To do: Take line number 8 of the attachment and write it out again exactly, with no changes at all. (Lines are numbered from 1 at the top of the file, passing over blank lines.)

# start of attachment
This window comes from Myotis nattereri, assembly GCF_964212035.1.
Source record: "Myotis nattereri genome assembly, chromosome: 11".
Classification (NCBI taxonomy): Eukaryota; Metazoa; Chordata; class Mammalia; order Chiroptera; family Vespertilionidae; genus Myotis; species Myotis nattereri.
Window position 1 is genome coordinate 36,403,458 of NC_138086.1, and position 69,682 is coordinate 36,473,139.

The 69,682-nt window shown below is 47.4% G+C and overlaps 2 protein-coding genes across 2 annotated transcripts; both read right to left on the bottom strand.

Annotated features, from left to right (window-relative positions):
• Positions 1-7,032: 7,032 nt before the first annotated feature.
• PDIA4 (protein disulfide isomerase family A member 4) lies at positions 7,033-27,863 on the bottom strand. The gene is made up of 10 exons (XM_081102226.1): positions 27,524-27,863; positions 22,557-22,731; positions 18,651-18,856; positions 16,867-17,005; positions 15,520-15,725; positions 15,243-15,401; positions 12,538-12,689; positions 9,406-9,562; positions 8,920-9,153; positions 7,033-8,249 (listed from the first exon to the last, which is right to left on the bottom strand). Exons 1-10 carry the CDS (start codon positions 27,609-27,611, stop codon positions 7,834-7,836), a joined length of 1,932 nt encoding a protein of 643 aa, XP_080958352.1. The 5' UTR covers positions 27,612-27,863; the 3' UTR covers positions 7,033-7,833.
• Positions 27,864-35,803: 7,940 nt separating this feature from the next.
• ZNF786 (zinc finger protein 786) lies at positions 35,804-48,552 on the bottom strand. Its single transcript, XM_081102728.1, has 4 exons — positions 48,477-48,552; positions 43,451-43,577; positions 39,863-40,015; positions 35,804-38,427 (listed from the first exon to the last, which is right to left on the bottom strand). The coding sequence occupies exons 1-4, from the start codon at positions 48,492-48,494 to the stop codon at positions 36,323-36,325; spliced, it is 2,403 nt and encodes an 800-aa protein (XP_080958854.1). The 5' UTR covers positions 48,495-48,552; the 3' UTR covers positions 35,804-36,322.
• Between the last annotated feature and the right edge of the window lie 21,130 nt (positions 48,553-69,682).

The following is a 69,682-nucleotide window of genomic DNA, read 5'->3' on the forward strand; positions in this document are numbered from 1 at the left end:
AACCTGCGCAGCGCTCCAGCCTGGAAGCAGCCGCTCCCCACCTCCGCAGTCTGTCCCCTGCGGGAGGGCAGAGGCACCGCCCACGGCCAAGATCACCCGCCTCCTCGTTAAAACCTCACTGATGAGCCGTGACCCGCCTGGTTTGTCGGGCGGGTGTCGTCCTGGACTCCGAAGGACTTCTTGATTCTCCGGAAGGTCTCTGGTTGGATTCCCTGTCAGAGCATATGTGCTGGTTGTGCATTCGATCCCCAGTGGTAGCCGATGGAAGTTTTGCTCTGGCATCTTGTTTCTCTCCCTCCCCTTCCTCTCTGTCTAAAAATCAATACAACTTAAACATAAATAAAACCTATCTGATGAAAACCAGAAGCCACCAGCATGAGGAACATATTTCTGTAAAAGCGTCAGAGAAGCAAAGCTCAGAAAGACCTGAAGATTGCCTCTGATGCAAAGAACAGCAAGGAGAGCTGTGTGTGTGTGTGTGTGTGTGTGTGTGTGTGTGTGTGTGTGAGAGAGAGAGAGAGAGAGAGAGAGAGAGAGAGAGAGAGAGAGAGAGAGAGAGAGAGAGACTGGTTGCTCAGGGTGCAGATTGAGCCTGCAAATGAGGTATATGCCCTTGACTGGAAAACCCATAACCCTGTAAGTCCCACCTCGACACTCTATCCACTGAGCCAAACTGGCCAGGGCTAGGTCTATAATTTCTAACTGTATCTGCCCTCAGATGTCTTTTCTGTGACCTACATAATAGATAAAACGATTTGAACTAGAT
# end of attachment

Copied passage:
• PDIA4 (protein disulfide isomerase family A member 4) lies at positions 7,033-27,863 on the bottom strand. The gene is made up of 10 exons (XM_081102226.1): positions 27,524-27,863; positions 22,557-22,731; positions 18,651-18,856; positions 16,867-17,005; positions 15,520-15,725; positions 15,243-15,401; positions 12,538-12,689; positions 9,406-9,562; positions 8,920-9,153; positions 7,033-8,249 (listed from the first exon to the last, which is right to left on the bottom strand). Exons 1-10 carry the CDS (start codon positions 27,609-27,611, stop codon positions 7,834-7,836), a joined length of 1,932 nt encoding a protein of 643 aa, XP_080958352.1. The 5' UTR covers positions 27,612-27,863; the 3' UTR covers positions 7,033-7,833.